Search - Wonder Woman: The Complete Collection on DVD


Wonder Woman: The Complete Collection
Wonder Woman The Complete Collection
Actors: Lynda Carter, Lyle Waggoner
Genres: Action & Adventure, Kids & Family, Science Fiction & Fantasy, Television
NR     2007     49hr 16min

No Description Available. Genre: Television: Series Rating: NR Release Date: 6-NOV-2007 Media Type: DVD

     

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Movie Details

Actors: Lynda Carter, Lyle Waggoner
Genres: Action & Adventure, Kids & Family, Science Fiction & Fantasy, Television
Sub-Genres: Superheroes, Family Films, Science Fiction & Fantasy, Science Fiction
Studio: Warner Home Video
Format: DVD - Color - Closed-captioned,Subtitled
DVD Release Date: 11/06/2007
Original Release Date: 03/31/1976
Theatrical Release Date: 03/31/1976
Release Year: 2007
Run Time: 49hr 16min
Screens: Color
Number of Discs: 11
SwapaDVD Credits: 11
Total Copies: 0
Members Wishing: 10
Edition: Box set
MPAA Rating: NR (Not Rated)
Languages: English

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Movie Reviews

A Wonderful Package
Schroeder (DJ WACK O) | California | 03/11/2009
(5 out of 5 stars)

"What can I say, you get all 3 seasons here for a Wonderful price. The quality is fantastic in this series & the bonus features are pretty good as well. Lynda Carter has given the Wonder Woman comic book hero life in all 3 seasons. Her acting can not be touched for this series, there is an innocence about Wonder Woman that Lynda Carter had clearly portrayed in this series. Lynda was clearly born to portray this beautiful, smart & compassionate super hero, she has done this super hero justice. Season 1 is the best in the series dealing with the war of the Nazis, many of my favorite episodes are within season 1. Seasons 2 & 3 are just as good but the war is not over,.. technology & man create havoc for the young princess Diana making each episode a joy to watch. You can't go wrong with this complete set, makes a great gift for the super hero fan or any Wonder Woman fan. You did good Lynda in giving us fantastic memories of a Wonderful series that will live in infamy. Schroeder (Publisher/Owner) of Cult Movies Magazine/Orbital Traxx Records/Wack "O" Publishing"
Wonderwoman is still wonder-full
Reva Martin | 05/19/2009
(5 out of 5 stars)

"I bought this dvd collection of wonderwoman for my son who has been a fan since he was four years old. He cleaned my whole house for me as a thank you gift because he was so greatful for his gift. I highly recomend this collection for any fan of any age."
I love this set.
Trish | VA | 12/14/2008
(5 out of 5 stars)

"I love this set. It really brings back memories. Plus, my 9 and 6 year old girls love it, too. A fun female superhero."
Fighting For Our Rights In The Ol' Red, White & Blue!
D. Reed | Elkton, MD USA | 06/04/2010
(5 out of 5 stars)

"One of the best superhero shows. Unlike Batman and Superman, who've had multiple movies, TV shows (live action & animated) and actors, this is Wonder Woman's sole venture into television starring in her own show. Say what you want about the animated Justice League/Justice League Unlimited shows (great shows by the way), but this captures Wonder Woman and her message of peace perfectly. Coupled with the fact that Lynda Carter is the only person (I pray that she keep the title) to have ever played her in live-action furthers my belief. I know this was done in the mid to late '70s when violence was being heavily scrutinized but I think that helps the character. She promotes peace and wants man to achieve more than petty violence and war, and pilot movie and a few moments in season 3 aside, pushing or throwing her opponents gets her message across to Nazis and other evildoers (at least she does more than her Super Friends counterpart). Now, onto the series itself.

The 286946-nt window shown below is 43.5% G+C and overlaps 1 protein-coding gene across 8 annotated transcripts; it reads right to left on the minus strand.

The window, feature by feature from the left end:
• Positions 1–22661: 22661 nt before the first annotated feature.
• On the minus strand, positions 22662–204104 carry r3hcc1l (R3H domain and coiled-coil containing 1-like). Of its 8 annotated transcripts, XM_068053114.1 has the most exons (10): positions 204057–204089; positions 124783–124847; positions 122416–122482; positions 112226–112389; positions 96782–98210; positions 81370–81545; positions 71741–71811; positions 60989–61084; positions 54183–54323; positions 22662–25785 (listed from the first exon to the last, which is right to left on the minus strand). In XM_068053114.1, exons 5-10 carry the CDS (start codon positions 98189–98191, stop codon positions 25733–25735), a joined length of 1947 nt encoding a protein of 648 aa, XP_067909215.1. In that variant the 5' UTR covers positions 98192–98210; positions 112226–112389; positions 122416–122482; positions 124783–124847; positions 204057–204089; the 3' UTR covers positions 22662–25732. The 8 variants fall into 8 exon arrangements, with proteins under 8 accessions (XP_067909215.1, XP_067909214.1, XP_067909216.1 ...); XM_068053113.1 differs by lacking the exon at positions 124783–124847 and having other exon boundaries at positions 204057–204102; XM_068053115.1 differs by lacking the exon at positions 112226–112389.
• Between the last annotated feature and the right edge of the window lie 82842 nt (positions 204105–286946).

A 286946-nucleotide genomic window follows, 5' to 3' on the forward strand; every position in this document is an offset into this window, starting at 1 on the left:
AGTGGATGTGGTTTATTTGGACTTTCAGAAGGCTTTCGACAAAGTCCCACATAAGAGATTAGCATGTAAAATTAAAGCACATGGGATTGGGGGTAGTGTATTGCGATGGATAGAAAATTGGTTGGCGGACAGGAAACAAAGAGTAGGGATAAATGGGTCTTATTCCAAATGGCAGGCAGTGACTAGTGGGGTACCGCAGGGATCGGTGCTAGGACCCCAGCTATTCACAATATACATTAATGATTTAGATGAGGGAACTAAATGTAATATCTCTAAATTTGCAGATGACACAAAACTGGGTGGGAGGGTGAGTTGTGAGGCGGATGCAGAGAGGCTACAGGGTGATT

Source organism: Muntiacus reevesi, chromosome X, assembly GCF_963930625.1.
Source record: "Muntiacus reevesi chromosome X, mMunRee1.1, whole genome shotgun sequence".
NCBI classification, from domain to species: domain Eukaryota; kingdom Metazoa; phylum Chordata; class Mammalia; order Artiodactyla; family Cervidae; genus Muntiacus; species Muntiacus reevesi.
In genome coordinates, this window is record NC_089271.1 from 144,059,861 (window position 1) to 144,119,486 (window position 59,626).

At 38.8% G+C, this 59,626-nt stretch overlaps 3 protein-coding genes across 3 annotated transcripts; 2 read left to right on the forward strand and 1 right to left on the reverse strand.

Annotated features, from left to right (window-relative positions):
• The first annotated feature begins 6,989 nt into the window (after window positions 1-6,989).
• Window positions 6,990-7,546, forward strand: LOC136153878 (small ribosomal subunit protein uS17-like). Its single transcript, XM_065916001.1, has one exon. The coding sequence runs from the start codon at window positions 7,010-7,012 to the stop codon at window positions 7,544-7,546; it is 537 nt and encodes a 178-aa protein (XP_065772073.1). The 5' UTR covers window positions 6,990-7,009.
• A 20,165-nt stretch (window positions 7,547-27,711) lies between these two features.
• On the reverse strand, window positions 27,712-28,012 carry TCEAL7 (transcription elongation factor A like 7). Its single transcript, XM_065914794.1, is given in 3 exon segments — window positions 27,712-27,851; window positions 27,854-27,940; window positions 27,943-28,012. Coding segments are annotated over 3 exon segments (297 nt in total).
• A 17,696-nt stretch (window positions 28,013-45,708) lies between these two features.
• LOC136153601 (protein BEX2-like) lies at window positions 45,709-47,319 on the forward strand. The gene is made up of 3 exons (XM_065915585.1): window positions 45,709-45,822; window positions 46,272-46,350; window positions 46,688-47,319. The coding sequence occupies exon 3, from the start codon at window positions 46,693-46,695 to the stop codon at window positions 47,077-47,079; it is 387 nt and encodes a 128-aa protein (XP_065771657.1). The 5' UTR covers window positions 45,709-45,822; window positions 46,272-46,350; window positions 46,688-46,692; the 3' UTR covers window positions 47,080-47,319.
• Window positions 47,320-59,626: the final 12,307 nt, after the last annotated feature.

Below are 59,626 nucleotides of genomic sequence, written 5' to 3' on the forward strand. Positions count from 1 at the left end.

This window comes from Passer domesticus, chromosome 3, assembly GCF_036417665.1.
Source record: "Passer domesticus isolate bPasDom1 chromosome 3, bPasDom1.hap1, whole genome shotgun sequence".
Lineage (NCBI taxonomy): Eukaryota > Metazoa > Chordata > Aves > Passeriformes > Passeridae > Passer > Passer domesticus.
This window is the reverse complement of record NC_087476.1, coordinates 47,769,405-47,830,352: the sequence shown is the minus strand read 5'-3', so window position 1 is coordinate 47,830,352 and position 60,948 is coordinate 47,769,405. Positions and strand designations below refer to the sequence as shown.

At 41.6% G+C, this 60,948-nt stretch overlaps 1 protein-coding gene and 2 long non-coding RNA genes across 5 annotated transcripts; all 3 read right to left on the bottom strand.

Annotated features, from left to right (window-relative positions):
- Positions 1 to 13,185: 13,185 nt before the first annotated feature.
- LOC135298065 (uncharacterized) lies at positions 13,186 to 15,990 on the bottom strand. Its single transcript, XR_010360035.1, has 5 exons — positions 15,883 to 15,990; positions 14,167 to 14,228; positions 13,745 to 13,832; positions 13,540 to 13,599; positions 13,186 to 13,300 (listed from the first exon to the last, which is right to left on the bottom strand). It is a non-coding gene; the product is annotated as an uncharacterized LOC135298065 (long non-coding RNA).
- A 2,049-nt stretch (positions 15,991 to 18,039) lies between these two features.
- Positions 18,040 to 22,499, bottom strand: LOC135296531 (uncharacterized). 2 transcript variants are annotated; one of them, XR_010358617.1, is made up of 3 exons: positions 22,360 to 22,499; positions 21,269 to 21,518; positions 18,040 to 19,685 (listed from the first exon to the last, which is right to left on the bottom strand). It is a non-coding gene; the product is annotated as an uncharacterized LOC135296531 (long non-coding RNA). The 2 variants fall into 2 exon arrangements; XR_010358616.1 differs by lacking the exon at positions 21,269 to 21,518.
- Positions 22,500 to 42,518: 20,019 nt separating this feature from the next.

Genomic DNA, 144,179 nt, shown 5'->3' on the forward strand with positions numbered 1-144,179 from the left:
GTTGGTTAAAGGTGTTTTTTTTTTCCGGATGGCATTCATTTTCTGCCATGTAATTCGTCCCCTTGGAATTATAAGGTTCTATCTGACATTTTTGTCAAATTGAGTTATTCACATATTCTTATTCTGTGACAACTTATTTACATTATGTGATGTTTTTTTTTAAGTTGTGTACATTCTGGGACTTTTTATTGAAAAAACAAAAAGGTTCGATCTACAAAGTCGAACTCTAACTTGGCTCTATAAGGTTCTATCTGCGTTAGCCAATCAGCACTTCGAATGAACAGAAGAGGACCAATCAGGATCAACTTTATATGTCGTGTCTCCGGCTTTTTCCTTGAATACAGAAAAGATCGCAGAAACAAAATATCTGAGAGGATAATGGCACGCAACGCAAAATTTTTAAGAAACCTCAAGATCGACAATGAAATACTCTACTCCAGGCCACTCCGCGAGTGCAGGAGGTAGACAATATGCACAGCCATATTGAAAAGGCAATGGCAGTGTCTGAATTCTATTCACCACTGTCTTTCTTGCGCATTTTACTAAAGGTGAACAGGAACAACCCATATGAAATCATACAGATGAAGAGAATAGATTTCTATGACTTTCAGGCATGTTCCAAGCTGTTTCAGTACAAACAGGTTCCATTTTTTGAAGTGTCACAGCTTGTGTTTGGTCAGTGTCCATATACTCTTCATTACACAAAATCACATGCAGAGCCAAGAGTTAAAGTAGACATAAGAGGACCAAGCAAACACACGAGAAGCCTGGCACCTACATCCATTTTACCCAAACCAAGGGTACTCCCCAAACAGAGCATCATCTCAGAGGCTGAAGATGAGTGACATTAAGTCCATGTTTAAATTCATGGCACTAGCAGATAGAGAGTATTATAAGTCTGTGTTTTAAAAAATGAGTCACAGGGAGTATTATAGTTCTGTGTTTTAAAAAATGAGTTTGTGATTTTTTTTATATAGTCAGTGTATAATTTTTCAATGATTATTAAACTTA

Lynda Carter plays her perfectly. You can tell there's a certain naiveté to her during the first season, as she's a complete stranger in man's world. Sure Superman came to Earth from Krypton, but he was raised as a human with American ideals and beliefs. I think my best example of this is during the first part of The Feminum Mystique, when she explains to her sister certain aspects of living in the US. This naiveté is also present in season 2 but not as much. All she really does is update to 1970s living and then she develops for the rest of the series' run. Lyle Waggoner is good as Steve Trevor, but I've never read the actual Wonder Woman comics, so the only thing of Trevor's character I know of is from the series. He's a bit of a chauvinist in the first two seasons (obvious reason in the '40s and the women's libs were starting around the same time in '70s). He's a patriotic man, willing to fight for his country (evident in season one) but once they move the series into the '70s, its almost like the writers didn't know what to do with him since most of the love interest stuff they downplayed and by season 3 the character hardly featured at all. I won't really mention the other characters as they only lasted one season (Blankenship and Etta Candy), only featured for eight episodes (Joe Atkinson) or they were featured characters but dropped by mid-season two (everyone on Paradise Island). They did introduce the computer with an attitude, IRA (who was able to figure out everything before the main cast and only seemed to serve someone for Trevor to talk to when they were limiting his appearances) in season 2 and later, the annoying comic relief that is the Road Runner imitating Rover but fortunately their appearances in episodes are brief.